Why are word counts and 'proof service' required for amicus briefs submitted to SCOTUS?

I was skimming through the amicus briefs submitted to the Supreme Court for a recent case and noticed that each brief was accompanied by three documents (i.e. 'Main Document, ‘Certificate of Word Count’, and a notarized 'Proof of Service’).

Why is documentation of the number of words used and a ‘Proof of Service’ statement required to be submitted along with the main document (i.e. the brief itself)?


The word count is because the Supreme Court sets limits on the allowable size of briefs. At the merits stage, the word count is around 8,000 or 9,000 words, depending who is filing.

Proof of service is a standard requirement in court proceedings. A party filing a brief has to file proof that they have served it on everyone else, so that everyone knows in advance exactly which arguments are being advanced.


pp. 5 and 6.

Thems the rules.

The court also imposes a font and text size requirement and other formatting expectations (I.e. your cites must follow a certain format. The order of the sections - title page; citation page; et al - are also mandated).

This is typical for appellate courts. It’s all spelled out in Rules of Procedure.

(I believe that the logic is that the court wants uniformity of presentation - and a finite scope for the size of the argument - so that the best and most concise legal issues are addressed. Or they are just old and ornery).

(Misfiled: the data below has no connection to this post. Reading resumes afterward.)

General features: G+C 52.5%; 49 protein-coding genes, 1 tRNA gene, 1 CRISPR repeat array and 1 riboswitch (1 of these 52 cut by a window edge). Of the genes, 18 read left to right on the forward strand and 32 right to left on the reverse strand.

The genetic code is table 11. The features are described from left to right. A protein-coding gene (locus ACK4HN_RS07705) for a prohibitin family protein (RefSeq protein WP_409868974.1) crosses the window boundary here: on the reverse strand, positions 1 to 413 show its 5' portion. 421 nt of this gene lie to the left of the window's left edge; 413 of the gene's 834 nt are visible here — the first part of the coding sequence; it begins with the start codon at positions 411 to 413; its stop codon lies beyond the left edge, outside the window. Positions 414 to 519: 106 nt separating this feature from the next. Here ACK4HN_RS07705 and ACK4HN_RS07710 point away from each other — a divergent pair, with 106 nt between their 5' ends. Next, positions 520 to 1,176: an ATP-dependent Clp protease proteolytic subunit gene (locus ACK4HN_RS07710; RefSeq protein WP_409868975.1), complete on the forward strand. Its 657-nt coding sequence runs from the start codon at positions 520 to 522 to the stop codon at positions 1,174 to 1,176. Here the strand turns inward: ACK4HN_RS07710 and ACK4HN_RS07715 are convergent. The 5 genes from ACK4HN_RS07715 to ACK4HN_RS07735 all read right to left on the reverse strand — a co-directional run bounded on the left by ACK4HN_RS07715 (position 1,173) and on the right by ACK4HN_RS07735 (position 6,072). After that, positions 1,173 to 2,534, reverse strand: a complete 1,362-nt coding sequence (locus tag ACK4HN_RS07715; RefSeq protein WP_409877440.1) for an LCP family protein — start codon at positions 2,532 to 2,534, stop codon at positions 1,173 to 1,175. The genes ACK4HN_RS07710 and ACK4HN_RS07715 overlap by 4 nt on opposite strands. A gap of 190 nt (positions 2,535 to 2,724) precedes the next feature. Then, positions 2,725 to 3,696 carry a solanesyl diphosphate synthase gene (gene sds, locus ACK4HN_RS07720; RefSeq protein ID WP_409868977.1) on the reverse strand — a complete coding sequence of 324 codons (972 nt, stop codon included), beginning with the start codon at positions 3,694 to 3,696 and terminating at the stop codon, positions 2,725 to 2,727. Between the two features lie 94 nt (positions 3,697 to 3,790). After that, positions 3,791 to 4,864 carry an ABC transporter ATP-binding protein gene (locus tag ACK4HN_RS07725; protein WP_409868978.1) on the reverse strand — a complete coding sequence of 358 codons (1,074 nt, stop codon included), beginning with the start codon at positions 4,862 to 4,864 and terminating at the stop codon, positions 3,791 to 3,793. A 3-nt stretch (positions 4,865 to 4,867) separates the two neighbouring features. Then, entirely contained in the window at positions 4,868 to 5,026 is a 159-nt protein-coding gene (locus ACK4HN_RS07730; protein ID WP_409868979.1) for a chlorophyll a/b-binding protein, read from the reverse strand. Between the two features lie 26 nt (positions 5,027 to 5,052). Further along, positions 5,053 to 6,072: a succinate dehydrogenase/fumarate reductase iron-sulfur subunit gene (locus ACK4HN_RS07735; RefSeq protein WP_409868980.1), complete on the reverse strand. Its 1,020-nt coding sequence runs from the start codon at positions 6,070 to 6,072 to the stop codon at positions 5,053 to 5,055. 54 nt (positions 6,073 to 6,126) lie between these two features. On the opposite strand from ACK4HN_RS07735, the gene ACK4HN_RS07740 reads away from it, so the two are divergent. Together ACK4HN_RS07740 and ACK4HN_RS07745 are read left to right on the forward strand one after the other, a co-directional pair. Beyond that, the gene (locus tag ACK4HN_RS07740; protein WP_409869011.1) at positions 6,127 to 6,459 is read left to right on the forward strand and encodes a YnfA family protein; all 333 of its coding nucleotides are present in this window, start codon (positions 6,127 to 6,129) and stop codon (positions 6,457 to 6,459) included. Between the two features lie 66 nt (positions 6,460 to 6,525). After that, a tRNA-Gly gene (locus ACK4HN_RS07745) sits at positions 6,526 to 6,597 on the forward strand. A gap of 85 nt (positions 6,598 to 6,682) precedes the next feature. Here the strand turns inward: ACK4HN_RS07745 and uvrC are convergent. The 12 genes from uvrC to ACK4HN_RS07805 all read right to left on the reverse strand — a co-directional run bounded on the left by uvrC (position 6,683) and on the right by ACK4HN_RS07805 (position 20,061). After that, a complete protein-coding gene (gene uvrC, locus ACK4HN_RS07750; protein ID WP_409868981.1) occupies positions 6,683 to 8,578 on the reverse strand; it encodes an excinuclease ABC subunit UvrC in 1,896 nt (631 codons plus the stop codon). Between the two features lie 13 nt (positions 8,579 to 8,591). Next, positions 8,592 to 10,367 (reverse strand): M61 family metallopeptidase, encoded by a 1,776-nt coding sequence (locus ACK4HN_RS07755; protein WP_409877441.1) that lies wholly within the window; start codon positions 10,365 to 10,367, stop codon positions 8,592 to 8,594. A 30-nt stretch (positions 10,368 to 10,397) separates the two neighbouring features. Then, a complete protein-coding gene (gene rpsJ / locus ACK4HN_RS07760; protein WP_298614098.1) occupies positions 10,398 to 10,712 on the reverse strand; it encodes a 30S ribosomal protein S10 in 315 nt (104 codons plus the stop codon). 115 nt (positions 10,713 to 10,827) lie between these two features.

From Rule 37(5), concerning Amicus Briefs

There’s similar page restrictions etc in the Supreme Court of Canada. Parties get forty pages. Attorneys General get 20 pages when they intervene as of right. Other interveners get 10 pages, including AGs who are intervening by leave rather than by right.

Why can’t it be both? :grinning:

It almost certainly is! I mean, they seem to mandate ludicrously large fonts and spacing, which I believe is so that their old eyes can read the print. But it’s also because the judges don’t want to be bothered with the flashy and flowery rhetorical flourishes that must be edited out of a limited sized document; that editing forces the legal principles to be addressed directly.